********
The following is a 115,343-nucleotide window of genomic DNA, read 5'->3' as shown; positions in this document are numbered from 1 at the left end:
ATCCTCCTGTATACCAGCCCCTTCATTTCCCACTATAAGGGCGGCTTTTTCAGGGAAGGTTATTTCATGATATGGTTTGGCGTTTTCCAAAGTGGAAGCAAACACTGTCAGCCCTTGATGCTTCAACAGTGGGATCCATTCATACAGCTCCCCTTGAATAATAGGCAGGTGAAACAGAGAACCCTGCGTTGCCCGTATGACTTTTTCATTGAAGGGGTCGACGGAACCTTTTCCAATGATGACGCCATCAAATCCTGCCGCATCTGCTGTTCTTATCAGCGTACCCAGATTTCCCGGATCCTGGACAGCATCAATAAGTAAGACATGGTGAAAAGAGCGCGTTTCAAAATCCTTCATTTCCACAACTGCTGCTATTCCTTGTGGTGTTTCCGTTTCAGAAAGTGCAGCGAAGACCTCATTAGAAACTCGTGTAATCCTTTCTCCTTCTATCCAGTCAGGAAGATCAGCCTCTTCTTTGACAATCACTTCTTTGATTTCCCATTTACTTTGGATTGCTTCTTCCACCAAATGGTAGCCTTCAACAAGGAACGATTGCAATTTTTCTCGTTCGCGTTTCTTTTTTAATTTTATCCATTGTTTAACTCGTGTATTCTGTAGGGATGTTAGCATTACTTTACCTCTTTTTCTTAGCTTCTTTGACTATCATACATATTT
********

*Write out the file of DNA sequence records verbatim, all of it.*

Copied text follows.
The following is a 115,343-nucleotide window of genomic DNA, read 5'->3' as shown; positions in this document are numbered from 1 at the left end:
ATCCTCCTGTATACCAGCCCCTTCATTTCCCACTATAAGGGCGGCTTTTTCAGGGAAGGTTATTTCATGATATGGTTTGGCGTTTTCCAAAGTGGAAGCAAACACTGTCAGCCCTTGATGCTTCAACAGTGGGATCCATTCATACAGCTCCCCTTGAATAATAGGCAGGTGAAACAGAGAACCCTGCGTTGCCCGTATGACTTTTTCATTGAAGGGGTCGACGGAACCTTTTCCAATGATGACGCCATCAAATCCTGCCGCATCTGCTGTTCTTATCAGCGTACCCAGATTTCCCGGATCCTGGACAGCATCAATAAGTAAGACATGGTGAAAAGAGCGCGTTTCAAAATCCTTCATTTCCACAACTGCTGCTATTCCTTGTGGTGTTTCCGTTTCAGAAAGTGCAGCGAAGACCTCATTAGAAACTCGTGTAATCCTTTCTCCTTCTATCCAGTCAGGAAGATCAGCCTCTTCTTTGACAATCACTTCTTTGATTTCCCATTTACTTTGGATTGCTTCTTCCACCAAATGGTAGCCTTCAACAAGGAACGATTGCAATTTTTCTCGTTCGCGTTTCTTTTTTAATTTTATCCATTGTTTAACTCGTGTATTCTGTAGGGATGTTAGCATTACTTTACCTCTTTTTCTTAGCTTCTTTGACTATCATACATATTT